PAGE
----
It’s been a crazy busy couple of weeks at work so this is the first chance I’ve had to sit down and write something that isn’t related to net debt, EBITDA and share prices. Praise the lord. It’s early on Saturday morning, Abigail (cat) and I are in the study. She’s washing after a particularly satisfying chicken breakfast and I’m mainlining tea. This is my favourite time of day, when David and Claudia are sleeping upstairs, the house is quiet, the sun is coming up and, for a short time, life seems calm and manageable.
Most of the time it feels as though losing Joe has sucked all the joy out of life and replaced it with dull, sad, monotony. But on mornings like this, and increasingly at random times throughout the day, a chink of light gets through and I remember there’s much to be grateful for. It’s the simple things that strike me; the things that money can’t buy. Yesterday, I was grateful for the trains that ran on time, my fabulously supportive colleagues, the hug I got from Claudia when I met her at the station, and porridge. You’ve gotta love porridge.
The difference now is that I stop to appreciate these things instead of bowling through my day at a million miles an hour, head down, always thinking about the next thing, the next thing, the next thing… Now I don’t care what ‘stuff’ I have because I know I’d give it all up in an instant to have Joe back, so it becomes insignificant. (I can almost hear my friends yelling – “I bet you couldn’t give up candles!”)
I’m also more tolerant. On my commute, I used to be quick to get cross with people who invaded my space, had the nerve to sit next to me or played their music too loud. But now I think: ‘I don’t know what you’re going through’. If you saw me on the train, you wouldn’t know I was grieving – except maybe when I’m having a quiet cry – so by the same token, I don’t know what anyone else is going through.
Maybe they’re playing their music loud because they’re trying to block something out, maybe they’re sitting next to me, despite there being lots of empty seats, because they need the silent companionship of a stranger. And maybe they’re sniffing repeatedly because…no! That’s the one thing I still can’t abide – I don’t care what you’re going through, get a tissue!
Still a little way to go on the tolerance thing perhaps…
I wish I could turn back time (cue Cher) to when Joe was here so I could be more tolerant with him. I talk to him all the time, telling him how sorry I am for all the nagging and the arguments. Telling him that if I’d known how much he was suffering, I would have driven to Exeter, manhandled him into the car, brought him home and looked after him for as long as he needed me to. But I can’t, and it breaks my heart every single day.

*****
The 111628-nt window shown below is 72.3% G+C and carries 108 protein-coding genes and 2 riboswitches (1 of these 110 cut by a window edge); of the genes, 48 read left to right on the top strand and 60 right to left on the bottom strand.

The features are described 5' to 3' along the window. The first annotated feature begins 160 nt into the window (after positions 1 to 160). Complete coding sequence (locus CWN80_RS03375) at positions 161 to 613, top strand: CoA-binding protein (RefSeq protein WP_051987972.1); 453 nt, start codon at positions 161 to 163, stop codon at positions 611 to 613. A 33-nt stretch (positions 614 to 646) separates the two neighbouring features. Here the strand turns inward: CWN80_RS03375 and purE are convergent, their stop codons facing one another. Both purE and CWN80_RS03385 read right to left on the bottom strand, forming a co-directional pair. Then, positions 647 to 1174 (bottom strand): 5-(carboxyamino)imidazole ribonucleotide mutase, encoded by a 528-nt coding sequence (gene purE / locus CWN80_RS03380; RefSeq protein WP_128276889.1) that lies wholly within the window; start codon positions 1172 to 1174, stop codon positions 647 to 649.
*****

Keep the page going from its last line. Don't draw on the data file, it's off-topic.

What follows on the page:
I miss Joe. I miss his voice, his laugh, and the perfect ability only he had to wind me up. I miss his joy in messing with my very ordered, slightly OCD brain, by subtly moving something and watching with glee until I noticed it. I miss his crazy mind, so full of ideas and thoughts and questions.
I miss the times we used to spend on our own together, when we weren’t stepmum and stepson, we were just Joe and Kit. We’d watch Masterchef, cook, discuss the universe and yell ‘Fish Skin!’ at each other (don’t ask). I miss hearing him play the flute. I miss his smile, his frown, his unfailing generosity and his joy at spending hours fussing a purring and dribbling Abigail. And I miss his future. I miss seeing what he would have done with his life; all that potential…
I read a tweet from Alison Moyet that really struck me: “People. Stop dying before your time. Don’t opt out. Your world will change its shape so many times. What is bleak today becomes wondrous and stupid and brilliant. All these things. Wait and see.”
The problem with depression is that it can give you such a warped sense of reality that you just don’t believe this. You don’t believe that life can ever get better. Feeling suicidal is considered a medical emergency. Not a cry for help, an emotion or a feeling – A MEDICAL EMERGENCY. Depression kills people, it robs them of their light and their hope. It killed Joe, the brightest of them all, and we have to do everything we can to stop it killing more people, young and old, male and female.
Gosh, I’ve just realised that in a blog about giving up alcohol, I haven’t mentioned it once. I’m 54 days sans booze and feeling pretty good about it. I was given a bottle of wine at work this week and promptly gave it to a colleague, I shared a lift with a drunk person on Wednesday night and felt very smug that I could walk in a straight line, and I helped to deliver a cracking set of financial results at work without the need to self-medicate with Sauvignon Blanc.
As I said, it’s the simple things…